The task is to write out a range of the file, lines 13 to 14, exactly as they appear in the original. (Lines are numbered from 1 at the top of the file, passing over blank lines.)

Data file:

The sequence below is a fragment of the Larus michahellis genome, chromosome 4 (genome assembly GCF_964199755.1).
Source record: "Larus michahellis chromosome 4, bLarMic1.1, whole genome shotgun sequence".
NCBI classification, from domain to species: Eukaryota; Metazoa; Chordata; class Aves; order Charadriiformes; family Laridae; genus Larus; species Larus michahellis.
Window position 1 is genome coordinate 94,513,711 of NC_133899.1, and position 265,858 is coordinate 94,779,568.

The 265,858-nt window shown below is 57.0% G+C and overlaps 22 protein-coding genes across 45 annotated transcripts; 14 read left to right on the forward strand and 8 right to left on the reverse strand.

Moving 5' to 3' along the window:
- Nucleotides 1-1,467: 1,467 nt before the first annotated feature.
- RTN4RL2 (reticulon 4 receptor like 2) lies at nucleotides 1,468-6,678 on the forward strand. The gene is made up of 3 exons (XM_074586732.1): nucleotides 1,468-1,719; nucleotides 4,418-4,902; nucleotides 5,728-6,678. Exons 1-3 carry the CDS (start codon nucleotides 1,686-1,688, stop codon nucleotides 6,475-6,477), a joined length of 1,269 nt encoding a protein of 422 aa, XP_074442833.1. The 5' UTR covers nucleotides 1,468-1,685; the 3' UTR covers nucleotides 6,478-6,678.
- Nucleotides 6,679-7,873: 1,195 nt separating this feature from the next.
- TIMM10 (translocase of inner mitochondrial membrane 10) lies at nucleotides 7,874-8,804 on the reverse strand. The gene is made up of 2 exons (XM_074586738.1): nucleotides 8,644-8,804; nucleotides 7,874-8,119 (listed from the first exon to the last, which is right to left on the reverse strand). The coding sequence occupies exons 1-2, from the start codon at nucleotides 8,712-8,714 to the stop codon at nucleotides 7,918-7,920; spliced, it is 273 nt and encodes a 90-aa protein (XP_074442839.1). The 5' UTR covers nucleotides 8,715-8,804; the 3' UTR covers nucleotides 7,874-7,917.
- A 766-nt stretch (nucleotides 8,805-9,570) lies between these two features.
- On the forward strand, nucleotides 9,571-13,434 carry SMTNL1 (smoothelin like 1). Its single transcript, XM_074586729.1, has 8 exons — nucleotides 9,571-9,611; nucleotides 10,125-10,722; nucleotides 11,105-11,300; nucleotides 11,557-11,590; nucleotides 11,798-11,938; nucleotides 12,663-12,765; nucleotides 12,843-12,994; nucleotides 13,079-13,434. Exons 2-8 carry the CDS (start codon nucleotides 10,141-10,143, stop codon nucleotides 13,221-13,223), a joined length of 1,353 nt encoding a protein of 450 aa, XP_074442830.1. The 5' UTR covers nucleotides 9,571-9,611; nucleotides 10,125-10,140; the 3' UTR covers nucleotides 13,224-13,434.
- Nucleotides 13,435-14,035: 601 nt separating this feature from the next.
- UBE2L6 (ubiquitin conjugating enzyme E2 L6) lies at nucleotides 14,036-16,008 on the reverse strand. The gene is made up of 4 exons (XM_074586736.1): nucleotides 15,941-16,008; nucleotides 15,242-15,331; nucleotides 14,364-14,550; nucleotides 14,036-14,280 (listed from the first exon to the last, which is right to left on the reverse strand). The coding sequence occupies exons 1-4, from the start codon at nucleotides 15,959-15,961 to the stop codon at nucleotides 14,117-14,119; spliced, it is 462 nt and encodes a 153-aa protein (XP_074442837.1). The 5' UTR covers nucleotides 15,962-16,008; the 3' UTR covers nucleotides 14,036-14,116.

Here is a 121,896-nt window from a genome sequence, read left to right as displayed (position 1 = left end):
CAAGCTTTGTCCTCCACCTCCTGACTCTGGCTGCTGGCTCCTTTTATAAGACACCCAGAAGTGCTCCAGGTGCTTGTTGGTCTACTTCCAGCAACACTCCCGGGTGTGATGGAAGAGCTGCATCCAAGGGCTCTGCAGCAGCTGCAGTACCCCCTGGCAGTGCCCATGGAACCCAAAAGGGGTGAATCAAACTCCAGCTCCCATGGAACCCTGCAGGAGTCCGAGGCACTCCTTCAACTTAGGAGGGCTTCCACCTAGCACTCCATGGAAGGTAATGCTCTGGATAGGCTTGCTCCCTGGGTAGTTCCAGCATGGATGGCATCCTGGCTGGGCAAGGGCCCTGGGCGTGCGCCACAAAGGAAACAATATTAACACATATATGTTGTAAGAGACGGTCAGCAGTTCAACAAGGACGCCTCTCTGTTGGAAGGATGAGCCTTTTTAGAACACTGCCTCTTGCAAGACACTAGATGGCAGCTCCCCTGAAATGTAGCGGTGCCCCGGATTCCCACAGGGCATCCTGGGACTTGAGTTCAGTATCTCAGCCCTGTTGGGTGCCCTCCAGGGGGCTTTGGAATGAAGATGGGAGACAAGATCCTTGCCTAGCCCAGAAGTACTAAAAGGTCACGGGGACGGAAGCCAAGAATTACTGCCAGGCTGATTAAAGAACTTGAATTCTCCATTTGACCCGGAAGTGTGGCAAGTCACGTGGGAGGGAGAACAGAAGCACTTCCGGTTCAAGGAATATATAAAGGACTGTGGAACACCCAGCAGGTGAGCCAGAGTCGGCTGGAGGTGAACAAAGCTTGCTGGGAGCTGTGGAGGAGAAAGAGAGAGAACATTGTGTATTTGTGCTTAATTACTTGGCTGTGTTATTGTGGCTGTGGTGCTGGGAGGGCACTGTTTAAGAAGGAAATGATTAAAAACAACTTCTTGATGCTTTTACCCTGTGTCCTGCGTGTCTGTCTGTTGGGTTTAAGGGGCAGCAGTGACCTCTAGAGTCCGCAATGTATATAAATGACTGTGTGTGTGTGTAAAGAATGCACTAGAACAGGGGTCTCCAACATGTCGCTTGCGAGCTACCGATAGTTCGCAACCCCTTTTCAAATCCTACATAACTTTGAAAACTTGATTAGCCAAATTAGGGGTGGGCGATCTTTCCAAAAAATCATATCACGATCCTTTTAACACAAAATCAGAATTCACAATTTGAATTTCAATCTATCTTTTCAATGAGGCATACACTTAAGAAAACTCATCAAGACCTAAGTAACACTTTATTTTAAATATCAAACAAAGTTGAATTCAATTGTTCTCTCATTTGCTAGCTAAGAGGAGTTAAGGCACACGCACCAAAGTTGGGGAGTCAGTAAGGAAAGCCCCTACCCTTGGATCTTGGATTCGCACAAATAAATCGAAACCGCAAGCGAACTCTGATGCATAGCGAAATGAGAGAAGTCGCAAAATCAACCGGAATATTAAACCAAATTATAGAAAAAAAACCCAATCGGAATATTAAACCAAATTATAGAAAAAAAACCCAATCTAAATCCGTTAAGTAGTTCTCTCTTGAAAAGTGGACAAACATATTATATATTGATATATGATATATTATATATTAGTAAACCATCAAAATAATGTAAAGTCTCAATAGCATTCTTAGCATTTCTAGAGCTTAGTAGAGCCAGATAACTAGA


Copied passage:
- Nucleotides 13,435-14,035: 601 nt separating this feature from the next.
- UBE2L6 (ubiquitin conjugating enzyme E2 L6) lies at nucleotides 14,036-16,008 on the reverse strand. The gene is made up of 4 exons (XM_074586736.1): nucleotides 15,941-16,008; nucleotides 15,242-15,331; nucleotides 14,364-14,550; nucleotides 14,036-14,280 (listed from the first exon to the last, which is right to left on the reverse strand). The coding sequence occupies exons 1-4, from the start codon at nucleotides 15,959-15,961 to the stop codon at nucleotides 14,117-14,119; spliced, it is 462 nt and encodes a 153-aa protein (XP_074442837.1). The 5' UTR covers nucleotides 15,962-16,008; the 3' UTR covers nucleotides 14,036-14,116.